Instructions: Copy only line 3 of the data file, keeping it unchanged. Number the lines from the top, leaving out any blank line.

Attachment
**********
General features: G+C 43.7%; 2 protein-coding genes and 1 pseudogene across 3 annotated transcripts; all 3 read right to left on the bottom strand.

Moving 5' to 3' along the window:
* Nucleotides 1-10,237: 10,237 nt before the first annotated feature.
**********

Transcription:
* Nucleotides 1-10,237: 10,237 nt before the first annotated feature.